Save Search

Note: Where available, the PDF/Word icon below is provided to view the complete and fully formatted document
 Download Current HansardDownload Current Hansard    View Or Save XMLView/Save XML

Previous Fragment    Next Fragment
Thursday, 1 November 2012
Page: 12958


Mr SHORTEN (MaribyrnongMinister for Financial Services and Superannuation and Minister for Employment and Workplace Relations) (11:53): I want to acknowledge the contributions of members in this debate on the Fair Work Amendment (Transfer of Business) Bill 2012—in particular, the contributions of members who are supporting the government legislation, including that of the member for Kennedy. He did say something about railway people no longer supporting Labor. My family worked on the railways, and I can guarantee that they are still supporting Labor, if that is of any consolation to him, which it may or may not be.

Turning to the summing-up: on Friday, 21 September, I announced that the government would introduce an amendment to the Fair Work Act. The amendment would protect the entitlements of state public servants threatened by job cuts announced by state governments. This bill delivers on that commitment. The Gillard government does not accept that employees should be worse off, or that they should have their entitlements put at risk simply because their jobs are outsourced.

I want to be clear, for the assistance of the House, about what this bill does and what it does not do. First: this bill does not create a new concept. There are already transfer-of-business provisions in part 2-8 of the Fair Work Act. I repeat: this bill does not create a new concept. What we are trying to do is to extend a nationally consistent set of transfer-of-business protections. It is simple: we do not believe that employees who are being employed by private sector employers covered by the fair work system should receive lower protections for the sole reason that their jobs were outsourced by certain state governments.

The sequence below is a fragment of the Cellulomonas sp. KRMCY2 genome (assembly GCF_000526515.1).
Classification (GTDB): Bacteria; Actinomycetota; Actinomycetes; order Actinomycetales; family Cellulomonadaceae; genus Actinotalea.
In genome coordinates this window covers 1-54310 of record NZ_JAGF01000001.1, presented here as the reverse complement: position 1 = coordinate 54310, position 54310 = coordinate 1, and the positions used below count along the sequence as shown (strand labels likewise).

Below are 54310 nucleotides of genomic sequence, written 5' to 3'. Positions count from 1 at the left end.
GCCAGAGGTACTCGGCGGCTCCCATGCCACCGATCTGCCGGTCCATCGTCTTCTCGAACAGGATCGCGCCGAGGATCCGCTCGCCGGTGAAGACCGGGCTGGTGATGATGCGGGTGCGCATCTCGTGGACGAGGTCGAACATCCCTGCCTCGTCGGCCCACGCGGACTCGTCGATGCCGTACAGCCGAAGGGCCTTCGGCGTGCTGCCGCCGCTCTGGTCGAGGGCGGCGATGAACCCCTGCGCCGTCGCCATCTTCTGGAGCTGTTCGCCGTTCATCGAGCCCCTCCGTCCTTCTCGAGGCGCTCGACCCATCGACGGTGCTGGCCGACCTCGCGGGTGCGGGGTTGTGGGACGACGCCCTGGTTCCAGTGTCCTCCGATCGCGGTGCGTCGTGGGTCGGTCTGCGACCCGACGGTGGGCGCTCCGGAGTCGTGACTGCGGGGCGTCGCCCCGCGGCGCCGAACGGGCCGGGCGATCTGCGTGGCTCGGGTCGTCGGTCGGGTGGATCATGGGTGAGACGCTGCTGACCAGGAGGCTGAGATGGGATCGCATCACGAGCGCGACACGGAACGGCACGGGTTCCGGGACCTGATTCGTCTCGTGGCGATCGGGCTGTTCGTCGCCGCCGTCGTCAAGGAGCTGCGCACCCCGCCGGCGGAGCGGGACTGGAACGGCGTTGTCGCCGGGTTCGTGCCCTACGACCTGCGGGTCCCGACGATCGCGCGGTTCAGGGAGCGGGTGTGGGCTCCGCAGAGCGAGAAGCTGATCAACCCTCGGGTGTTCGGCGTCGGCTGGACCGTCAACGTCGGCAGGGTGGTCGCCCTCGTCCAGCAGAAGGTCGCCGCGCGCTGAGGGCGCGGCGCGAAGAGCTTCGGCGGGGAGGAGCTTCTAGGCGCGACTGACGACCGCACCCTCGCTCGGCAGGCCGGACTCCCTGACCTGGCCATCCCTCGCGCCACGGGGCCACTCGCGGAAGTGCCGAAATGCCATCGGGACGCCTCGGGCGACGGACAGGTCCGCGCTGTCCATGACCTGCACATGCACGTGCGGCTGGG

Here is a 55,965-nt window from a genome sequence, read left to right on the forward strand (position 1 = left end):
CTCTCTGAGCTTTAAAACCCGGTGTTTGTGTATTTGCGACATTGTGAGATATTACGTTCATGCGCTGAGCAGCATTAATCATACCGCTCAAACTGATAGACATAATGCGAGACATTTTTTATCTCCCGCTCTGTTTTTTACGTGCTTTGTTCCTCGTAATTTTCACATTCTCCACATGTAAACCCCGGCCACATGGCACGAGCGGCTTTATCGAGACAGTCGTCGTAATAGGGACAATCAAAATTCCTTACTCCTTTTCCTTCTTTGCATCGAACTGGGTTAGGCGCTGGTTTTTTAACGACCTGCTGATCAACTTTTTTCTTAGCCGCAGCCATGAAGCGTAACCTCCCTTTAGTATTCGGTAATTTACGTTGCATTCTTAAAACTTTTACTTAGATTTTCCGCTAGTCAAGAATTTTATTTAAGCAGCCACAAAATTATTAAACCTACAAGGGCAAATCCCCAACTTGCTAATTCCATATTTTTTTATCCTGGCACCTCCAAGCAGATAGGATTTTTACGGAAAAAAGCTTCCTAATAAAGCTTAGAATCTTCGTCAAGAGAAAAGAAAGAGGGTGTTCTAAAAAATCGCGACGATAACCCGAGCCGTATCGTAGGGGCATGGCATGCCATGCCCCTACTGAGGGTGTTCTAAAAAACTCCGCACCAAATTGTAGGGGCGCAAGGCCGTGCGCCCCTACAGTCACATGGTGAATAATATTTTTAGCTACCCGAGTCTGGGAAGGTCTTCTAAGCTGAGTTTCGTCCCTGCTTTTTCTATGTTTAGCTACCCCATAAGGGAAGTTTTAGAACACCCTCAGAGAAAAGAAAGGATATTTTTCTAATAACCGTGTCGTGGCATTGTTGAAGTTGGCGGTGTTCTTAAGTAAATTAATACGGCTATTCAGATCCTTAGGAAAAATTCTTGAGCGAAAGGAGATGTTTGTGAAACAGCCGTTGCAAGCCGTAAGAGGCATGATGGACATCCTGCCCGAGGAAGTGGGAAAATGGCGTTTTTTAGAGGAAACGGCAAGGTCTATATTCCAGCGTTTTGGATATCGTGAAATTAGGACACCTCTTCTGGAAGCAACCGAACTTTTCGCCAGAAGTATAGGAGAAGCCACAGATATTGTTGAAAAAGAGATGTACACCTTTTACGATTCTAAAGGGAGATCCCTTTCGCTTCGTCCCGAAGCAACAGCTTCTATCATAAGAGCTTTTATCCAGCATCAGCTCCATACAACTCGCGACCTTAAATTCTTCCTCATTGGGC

Second: this bill, if passed, would not provide the first transfer-of-business protections to public servants moving into the national workplace relations system. I repeat: it would not provide the first transfer-of-business protections to public servants moving into the national workplace relations system. In fact, for the information of the House, the provisions currently already apply to transfers of business between the Commonwealth government and the private sector, between the Victorian government and the private sector, between the Australian Capital Territory government and the private sector, and between the Northern Territory public sector employers and another national system employer. So all these employees already generally retain the benefit of their existing terms and conditions of employment when they transfer to a new employer as result of a transfer of business. This bill in fact simply remedies a loophole which would see Public Service employees in other jurisdictions no longer being second class, but joining the appropriate protections already enjoyed by a range of public servants throughout Australia. And this is very fair.

I would also reiterate, for the benefit of the House, what the transfer-of-business protections provide. In broad terms, the transfer-of-business rules will apply where: (1) an employee transfers to a new employer within three months of their employment terminating with their old employer, and (2) when the employee performs the same or similar work for the new employer as they did for their old employer, and (3) where the old employer transfers assets or outsources work to the new employer, or undertakes certain corporate restructuring activities such as movements to associated entities. So, wherever these conditions exist—three months, the same work, a transfer, as I have outlined—the default rule is that the transferring employee's existing workplace instrument, the essential terms and conditions of employment, will transfer with them to their new employer.